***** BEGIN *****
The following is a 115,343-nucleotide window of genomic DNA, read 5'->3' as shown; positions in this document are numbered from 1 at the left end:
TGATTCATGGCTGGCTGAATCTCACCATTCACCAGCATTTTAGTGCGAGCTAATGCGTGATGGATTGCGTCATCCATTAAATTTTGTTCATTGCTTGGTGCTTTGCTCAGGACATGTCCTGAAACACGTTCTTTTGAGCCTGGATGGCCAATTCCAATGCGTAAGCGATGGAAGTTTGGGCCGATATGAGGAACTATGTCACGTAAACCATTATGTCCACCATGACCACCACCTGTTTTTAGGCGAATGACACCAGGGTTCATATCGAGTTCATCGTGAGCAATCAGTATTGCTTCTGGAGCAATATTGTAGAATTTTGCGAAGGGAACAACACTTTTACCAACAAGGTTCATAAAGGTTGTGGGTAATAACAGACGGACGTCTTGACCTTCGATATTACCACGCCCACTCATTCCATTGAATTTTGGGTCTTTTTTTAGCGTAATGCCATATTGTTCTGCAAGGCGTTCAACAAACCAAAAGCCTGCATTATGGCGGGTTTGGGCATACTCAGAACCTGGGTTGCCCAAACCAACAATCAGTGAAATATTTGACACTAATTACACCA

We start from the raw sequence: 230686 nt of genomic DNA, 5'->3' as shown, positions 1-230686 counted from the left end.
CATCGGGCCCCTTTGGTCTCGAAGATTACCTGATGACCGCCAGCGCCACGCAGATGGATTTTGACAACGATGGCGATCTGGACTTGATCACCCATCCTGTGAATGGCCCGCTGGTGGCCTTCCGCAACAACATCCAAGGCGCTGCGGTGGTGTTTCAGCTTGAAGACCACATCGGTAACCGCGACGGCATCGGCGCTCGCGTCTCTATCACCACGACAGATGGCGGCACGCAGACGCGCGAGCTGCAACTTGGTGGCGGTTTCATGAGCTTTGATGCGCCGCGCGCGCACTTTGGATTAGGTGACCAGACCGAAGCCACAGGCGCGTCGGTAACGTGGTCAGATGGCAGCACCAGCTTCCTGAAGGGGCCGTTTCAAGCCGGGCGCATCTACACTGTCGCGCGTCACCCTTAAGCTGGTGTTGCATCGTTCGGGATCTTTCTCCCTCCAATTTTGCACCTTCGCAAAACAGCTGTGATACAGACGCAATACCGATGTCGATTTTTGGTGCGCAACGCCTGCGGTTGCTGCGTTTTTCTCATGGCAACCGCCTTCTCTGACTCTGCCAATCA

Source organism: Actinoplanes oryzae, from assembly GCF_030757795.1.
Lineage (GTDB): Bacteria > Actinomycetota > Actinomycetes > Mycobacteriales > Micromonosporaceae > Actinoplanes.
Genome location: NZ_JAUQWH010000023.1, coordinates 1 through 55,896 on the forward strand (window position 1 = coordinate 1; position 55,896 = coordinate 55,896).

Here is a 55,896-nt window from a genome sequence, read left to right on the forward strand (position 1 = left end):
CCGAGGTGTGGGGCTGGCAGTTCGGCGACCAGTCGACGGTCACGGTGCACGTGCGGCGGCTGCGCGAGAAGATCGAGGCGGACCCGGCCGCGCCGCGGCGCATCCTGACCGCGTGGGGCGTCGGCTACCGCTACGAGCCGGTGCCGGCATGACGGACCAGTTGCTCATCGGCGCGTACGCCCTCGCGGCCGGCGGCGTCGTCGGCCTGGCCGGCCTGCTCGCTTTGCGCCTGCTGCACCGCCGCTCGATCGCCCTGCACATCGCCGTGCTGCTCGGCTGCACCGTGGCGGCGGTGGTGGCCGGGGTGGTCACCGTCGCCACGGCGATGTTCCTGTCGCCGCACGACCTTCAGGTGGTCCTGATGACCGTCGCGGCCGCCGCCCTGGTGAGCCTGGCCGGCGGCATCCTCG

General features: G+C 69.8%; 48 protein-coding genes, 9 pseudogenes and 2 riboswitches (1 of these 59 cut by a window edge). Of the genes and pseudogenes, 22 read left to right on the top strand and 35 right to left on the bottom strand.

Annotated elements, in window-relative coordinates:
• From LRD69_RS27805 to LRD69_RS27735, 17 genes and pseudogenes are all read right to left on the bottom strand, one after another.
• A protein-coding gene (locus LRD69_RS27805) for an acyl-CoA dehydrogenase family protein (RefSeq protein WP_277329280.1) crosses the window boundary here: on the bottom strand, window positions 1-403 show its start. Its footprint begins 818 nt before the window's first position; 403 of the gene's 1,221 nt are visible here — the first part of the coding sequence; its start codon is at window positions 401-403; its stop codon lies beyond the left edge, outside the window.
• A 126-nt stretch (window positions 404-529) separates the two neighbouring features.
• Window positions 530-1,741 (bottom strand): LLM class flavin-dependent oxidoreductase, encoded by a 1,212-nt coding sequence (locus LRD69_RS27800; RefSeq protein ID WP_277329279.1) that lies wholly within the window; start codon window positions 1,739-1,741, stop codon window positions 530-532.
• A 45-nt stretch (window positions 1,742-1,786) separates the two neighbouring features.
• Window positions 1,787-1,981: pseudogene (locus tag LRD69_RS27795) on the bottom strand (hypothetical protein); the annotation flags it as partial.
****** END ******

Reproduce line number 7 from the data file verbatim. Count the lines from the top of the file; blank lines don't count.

Genome location: NZ_JAUQWH010000023.1, coordinates 1 through 55,896 on the forward strand (window position 1 = coordinate 1; position 55,896 = coordinate 55,896).